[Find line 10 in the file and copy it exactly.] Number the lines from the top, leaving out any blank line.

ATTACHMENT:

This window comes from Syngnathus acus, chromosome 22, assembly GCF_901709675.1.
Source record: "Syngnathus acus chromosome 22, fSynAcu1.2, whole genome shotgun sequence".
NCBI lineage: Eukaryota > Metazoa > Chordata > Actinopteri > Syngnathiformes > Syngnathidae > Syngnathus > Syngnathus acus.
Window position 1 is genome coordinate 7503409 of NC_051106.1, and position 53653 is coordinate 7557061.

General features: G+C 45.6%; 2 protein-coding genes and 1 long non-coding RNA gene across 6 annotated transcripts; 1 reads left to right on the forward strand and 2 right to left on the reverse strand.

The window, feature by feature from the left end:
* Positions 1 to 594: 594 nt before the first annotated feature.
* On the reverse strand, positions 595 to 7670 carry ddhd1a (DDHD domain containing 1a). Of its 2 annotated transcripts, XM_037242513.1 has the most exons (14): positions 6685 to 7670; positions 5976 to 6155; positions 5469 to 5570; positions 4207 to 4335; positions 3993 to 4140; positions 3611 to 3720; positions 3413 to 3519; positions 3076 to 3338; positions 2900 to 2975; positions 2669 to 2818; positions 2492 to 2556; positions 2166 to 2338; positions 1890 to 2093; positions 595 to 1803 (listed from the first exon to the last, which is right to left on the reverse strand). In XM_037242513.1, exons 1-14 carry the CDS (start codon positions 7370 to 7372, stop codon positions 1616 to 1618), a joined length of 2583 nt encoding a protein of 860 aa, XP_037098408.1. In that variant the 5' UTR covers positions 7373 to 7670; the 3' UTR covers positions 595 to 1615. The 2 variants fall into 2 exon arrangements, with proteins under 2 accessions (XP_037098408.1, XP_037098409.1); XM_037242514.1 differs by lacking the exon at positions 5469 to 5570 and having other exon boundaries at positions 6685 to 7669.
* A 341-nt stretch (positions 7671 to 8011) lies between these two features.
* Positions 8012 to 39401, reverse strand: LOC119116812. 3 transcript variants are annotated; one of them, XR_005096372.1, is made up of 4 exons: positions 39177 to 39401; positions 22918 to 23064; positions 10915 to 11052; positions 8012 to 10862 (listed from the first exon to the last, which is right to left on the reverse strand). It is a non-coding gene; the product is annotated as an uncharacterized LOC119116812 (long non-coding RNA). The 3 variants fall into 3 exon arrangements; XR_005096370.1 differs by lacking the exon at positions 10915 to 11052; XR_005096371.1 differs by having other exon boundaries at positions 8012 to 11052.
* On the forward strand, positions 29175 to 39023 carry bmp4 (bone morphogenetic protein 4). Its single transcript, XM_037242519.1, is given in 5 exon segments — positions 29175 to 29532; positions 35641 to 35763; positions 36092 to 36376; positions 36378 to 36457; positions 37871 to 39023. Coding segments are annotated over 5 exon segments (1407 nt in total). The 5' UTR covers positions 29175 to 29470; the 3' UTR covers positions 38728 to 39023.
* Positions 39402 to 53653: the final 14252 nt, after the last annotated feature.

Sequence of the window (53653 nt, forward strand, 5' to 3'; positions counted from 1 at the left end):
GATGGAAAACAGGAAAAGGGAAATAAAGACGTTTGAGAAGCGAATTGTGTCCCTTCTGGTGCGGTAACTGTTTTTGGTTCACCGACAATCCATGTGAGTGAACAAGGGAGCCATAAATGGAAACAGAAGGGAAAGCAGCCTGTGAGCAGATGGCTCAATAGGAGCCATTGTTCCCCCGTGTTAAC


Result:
* Positions 8012 to 39401, reverse strand: LOC119116812. 3 transcript variants are annotated; one of them, XR_005096372.1, is made up of 4 exons: positions 39177 to 39401; positions 22918 to 23064; positions 10915 to 11052; positions 8012 to 10862 (listed from the first exon to the last, which is right to left on the reverse strand). It is a non-coding gene; the product is annotated as an uncharacterized LOC119116812 (long non-coding RNA). The 3 variants fall into 3 exon arrangements; XR_005096370.1 differs by lacking the exon at positions 10915 to 11052; XR_005096371.1 differs by having other exon boundaries at positions 8012 to 11052.